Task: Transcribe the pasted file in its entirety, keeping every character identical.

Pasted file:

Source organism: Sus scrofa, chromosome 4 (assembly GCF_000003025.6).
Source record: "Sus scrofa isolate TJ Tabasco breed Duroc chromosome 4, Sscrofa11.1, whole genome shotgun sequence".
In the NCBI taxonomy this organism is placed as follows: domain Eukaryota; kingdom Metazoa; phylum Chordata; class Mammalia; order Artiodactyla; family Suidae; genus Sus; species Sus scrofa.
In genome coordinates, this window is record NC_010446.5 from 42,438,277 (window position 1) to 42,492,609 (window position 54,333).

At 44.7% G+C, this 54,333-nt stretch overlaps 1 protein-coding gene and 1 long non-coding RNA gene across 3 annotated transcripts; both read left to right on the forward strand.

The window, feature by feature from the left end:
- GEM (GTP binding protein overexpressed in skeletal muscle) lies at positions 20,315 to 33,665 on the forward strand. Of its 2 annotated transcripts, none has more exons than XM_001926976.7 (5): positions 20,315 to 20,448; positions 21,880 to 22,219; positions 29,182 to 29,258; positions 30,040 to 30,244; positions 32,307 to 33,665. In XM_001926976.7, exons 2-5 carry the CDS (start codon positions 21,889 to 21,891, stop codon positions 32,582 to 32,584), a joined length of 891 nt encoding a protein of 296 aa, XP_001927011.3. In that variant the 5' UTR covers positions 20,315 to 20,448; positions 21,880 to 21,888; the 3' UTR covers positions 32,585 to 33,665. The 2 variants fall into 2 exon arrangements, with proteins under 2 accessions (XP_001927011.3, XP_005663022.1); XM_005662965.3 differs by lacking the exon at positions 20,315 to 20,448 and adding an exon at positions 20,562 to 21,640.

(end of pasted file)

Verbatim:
Source organism: Sus scrofa, chromosome 4 (assembly GCF_000003025.6).
Source record: "Sus scrofa isolate TJ Tabasco breed Duroc chromosome 4, Sscrofa11.1, whole genome shotgun sequence".
In the NCBI taxonomy this organism is placed as follows: domain Eukaryota; kingdom Metazoa; phylum Chordata; class Mammalia; order Artiodactyla; family Suidae; genus Sus; species Sus scrofa.
In genome coordinates, this window is record NC_010446.5 from 42,438,277 (window position 1) to 42,492,609 (window position 54,333).

At 44.7% G+C, this 54,333-nt stretch overlaps 1 protein-coding gene and 1 long non-coding RNA gene across 3 annotated transcripts; both read left to right on the forward strand.

The window, feature by feature from the left end:
- GEM (GTP binding protein overexpressed in skeletal muscle) lies at positions 20,315 to 33,665 on the forward strand. Of its 2 annotated transcripts, none has more exons than XM_001926976.7 (5): positions 20,315 to 20,448; positions 21,880 to 22,219; positions 29,182 to 29,258; positions 30,040 to 30,244; positions 32,307 to 33,665. In XM_001926976.7, exons 2-5 carry the CDS (start codon positions 21,889 to 21,891, stop codon positions 32,582 to 32,584), a joined length of 891 nt encoding a protein of 296 aa, XP_001927011.3. In that variant the 5' UTR covers positions 20,315 to 20,448; positions 21,880 to 21,888; the 3' UTR covers positions 32,585 to 33,665. The 2 variants fall into 2 exon arrangements, with proteins under 2 accessions (XP_001927011.3, XP_005663022.1); XM_005662965.3 differs by lacking the exon at positions 20,315 to 20,448 and adding an exon at positions 20,562 to 21,640.